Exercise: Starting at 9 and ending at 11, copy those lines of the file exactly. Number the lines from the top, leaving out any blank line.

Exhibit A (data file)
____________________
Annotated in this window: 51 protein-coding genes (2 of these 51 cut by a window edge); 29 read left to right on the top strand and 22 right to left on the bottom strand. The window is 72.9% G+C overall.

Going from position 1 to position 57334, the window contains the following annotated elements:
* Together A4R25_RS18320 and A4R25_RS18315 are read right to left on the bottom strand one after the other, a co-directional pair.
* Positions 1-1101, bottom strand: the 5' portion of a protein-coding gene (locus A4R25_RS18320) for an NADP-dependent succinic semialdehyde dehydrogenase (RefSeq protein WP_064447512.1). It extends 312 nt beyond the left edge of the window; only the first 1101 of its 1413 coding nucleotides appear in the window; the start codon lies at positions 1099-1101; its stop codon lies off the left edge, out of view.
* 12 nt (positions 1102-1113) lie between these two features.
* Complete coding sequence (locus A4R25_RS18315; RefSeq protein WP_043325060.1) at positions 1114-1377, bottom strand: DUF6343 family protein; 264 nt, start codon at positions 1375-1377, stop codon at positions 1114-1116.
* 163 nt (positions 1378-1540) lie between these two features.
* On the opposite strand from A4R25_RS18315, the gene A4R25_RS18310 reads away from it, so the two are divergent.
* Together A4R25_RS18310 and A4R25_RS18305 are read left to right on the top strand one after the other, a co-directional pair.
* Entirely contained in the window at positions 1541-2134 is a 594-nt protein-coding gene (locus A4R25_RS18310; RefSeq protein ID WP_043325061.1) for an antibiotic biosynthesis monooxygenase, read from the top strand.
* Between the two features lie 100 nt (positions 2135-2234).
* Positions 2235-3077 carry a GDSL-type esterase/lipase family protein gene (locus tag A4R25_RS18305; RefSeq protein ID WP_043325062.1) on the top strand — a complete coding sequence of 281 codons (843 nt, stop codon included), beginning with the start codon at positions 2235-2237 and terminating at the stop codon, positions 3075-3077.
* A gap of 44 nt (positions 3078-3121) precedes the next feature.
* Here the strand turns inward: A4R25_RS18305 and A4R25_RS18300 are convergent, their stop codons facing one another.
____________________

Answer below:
* Together A4R25_RS18310 and A4R25_RS18305 are read left to right on the top strand one after the other, a co-directional pair.
* Entirely contained in the window at positions 1541-2134 is a 594-nt protein-coding gene (locus A4R25_RS18310; RefSeq protein ID WP_043325061.1) for an antibiotic biosynthesis monooxygenase, read from the top strand.
* Between the two features lie 100 nt (positions 2135-2234).